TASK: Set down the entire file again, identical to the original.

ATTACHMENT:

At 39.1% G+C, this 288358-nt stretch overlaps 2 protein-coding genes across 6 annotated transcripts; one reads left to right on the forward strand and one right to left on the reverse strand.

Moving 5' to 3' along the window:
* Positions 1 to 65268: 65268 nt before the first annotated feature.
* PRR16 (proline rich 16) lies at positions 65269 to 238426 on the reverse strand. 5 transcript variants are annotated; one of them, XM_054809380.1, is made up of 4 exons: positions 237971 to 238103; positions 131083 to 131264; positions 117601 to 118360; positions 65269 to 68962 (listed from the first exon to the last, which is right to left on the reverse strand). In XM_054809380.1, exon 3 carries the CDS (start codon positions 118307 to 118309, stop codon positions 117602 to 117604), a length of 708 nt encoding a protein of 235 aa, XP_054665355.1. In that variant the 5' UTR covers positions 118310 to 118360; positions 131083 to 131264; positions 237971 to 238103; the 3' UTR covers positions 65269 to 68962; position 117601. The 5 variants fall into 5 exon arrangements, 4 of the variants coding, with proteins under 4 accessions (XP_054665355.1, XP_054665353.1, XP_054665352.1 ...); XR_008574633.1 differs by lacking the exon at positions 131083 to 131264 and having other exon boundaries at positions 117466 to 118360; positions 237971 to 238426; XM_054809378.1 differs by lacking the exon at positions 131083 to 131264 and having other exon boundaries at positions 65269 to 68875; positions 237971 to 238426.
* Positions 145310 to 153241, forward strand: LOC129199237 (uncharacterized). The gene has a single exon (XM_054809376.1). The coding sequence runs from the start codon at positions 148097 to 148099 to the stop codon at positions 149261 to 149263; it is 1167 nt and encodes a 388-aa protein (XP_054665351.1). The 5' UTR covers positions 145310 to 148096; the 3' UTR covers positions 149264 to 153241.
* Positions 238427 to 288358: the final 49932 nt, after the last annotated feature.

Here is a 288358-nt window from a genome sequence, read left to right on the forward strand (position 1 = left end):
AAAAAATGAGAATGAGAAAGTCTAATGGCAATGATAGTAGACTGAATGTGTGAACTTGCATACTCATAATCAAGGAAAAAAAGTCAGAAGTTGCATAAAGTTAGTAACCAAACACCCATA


At 39.1% G+C, this 288358-nt stretch overlaps 2 protein-coding genes across 6 annotated transcripts; one reads left to right on the forward strand and one right to left on the reverse strand.

Moving 5' to 3' along the window:
* Positions 1 to 65268: 65268 nt before the first annotated feature.
* PRR16 (proline rich 16) lies at positions 65269 to 238426 on the reverse strand. 5 transcript variants are annotated; one of them, XM_054809380.1, is made up of 4 exons: positions 237971 to 238103; positions 131083 to 131264; positions 117601 to 118360; positions 65269 to 68962 (listed from the first exon to the last, which is right to left on the reverse strand). In XM_054809380.1, exon 3 carries the CDS (start codon positions 118307 to 118309, stop codon positions 117602 to 117604), a length of 708 nt encoding a protein of 235 aa, XP_054665355.1. In that variant the 5' UTR covers positions 118310 to 118360; positions 131083 to 131264; positions 237971 to 238103; the 3' UTR covers positions 65269 to 68962; position 117601. The 5 variants fall into 5 exon arrangements, 4 of the variants coding, with proteins under 4 accessions (XP_054665355.1, XP_054665353.1, XP_054665352.1 ...); XR_008574633.1 differs by lacking the exon at positions 131083 to 131264 and having other exon boundaries at positions 117466 to 118360; positions 237971 to 238426; XM_054809378.1 differs by lacking the exon at positions 131083 to 131264 and having other exon boundaries at positions 65269 to 68875; positions 237971 to 238426.
* Positions 145310 to 153241, forward strand: LOC129199237 (uncharacterized). The gene has a single exon (XM_054809376.1). The coding sequence runs from the start codon at positions 148097 to 148099 to the stop codon at positions 149261 to 149263; it is 1167 nt and encodes a 388-aa protein (XP_054665351.1). The 5' UTR covers positions 145310 to 148096; the 3' UTR covers positions 149264 to 153241.
* Positions 238427 to 288358: the final 49932 nt, after the last annotated feature.

Here is a 288358-nt window from a genome sequence, read left to right on the forward strand (position 1 = left end):
AAAAAATGAGAATGAGAAAGTCTAATGGCAATGATAGTAGACTGAATGTGTGAACTTGCATACTCATAATCAAGGAAAAAAAGTCAGAAGTTGCATAAAGTTAGTAACCAAACACCCATA